I have research experience from [experience] and [provide at least three relevant skills]. Is there a research assistant opening? I am available on the following days and at the following times: [Provide at least three].

Please find attached my résumé and transcript. Please let me know if there is any other information I can provide. I look forward to talking with you soon!

Best,

[Name]

A few research opportunities can be found here. Additional tips are available on the CCE website.

For an appointment

If you have any questions about the course, talking to the professor or TAs one-on-one is a great way to clear them up. If you are unable to attend office hours, however, don’t be afraid to set up an appointment. Reaching out shows that you care, which can only positively affect their perception of you and your performance in the course.

A rough template is outlined below:

Dear Professor [Name],

My name is [Name], and I am in your class [Course]. I am unable to attend your office hours, as I have a conflicting commitment at that time. Are you available for an appointment this week? I am available on the following days and at the following times: [Provide at least three].

Thank you for your time and consideration.

Best,

[Name]

For guidance

Professors are masters of their fields, so, if you’re considering a career in academia, they can provide additional perspectives. If you’re looking for any kind of academic advice—ranging from what class to take next, whether to major in a subject, or what internships to apply for—reach out to your professor. Remember: At one point they were a student too, so they know what it’s like to be in your shoes. Attending office hours would be the best way to receive guidance, but if you can’t make it, send them an email with your questions.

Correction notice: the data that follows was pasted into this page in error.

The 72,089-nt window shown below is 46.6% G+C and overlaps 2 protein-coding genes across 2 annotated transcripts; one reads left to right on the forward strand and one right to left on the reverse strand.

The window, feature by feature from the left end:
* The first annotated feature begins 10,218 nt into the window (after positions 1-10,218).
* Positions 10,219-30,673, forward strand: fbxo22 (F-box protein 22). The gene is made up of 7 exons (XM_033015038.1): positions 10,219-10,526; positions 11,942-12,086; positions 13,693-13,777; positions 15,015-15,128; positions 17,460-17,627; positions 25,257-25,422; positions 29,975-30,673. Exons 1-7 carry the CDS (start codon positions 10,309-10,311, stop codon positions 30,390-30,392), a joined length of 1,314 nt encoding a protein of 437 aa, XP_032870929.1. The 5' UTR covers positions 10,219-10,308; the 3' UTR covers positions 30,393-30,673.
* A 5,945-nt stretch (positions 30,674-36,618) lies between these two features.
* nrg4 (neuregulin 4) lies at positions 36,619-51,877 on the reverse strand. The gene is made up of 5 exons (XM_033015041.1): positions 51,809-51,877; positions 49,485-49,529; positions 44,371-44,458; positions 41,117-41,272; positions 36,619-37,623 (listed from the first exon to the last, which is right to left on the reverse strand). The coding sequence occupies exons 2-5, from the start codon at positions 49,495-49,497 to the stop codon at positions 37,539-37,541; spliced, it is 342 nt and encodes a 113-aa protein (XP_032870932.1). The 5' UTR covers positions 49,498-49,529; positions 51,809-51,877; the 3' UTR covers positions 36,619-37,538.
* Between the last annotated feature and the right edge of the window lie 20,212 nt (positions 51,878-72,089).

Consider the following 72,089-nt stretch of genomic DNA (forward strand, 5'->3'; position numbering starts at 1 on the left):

A rough template is outlined below:

Dear Professor [Name],

My name is [Name] and I am in your class [Course]. I was wondering if you had advice on [topic]? I value your perspective because [reason]. If you would prefer to talk about this at office hours, I can attend them on [day and time].

Thank you for your time and help. I look forward to hearing from you.

Best,

[Name]

While these are just a few specific circumstances, remember that you can always reach out to your professor to explain anything that might affect your performance in the class. If you are struggling with the course material, it never hurts to ask for help.

The last thing to keep in mind is that professors are humans too. If you make a grammatical error here or there, don’t beat yourself up over it. If you’re finding the course material difficult, be proactive and don’t be scared to seek answers to the questions that are troubling you.

Staff writer Nandini Talwar can be contacted at nandini.talwar@columbiaspectator.com with thoughts about this article or book recommendations. As a TA for two courses this semester, she encourages you to over-communicate. Follow Spectator on Twitter @ColumbiaSpec.

Professor Email Circumstances Student Extension Research Request Columbia Barnard TA Undergraduate Undergrad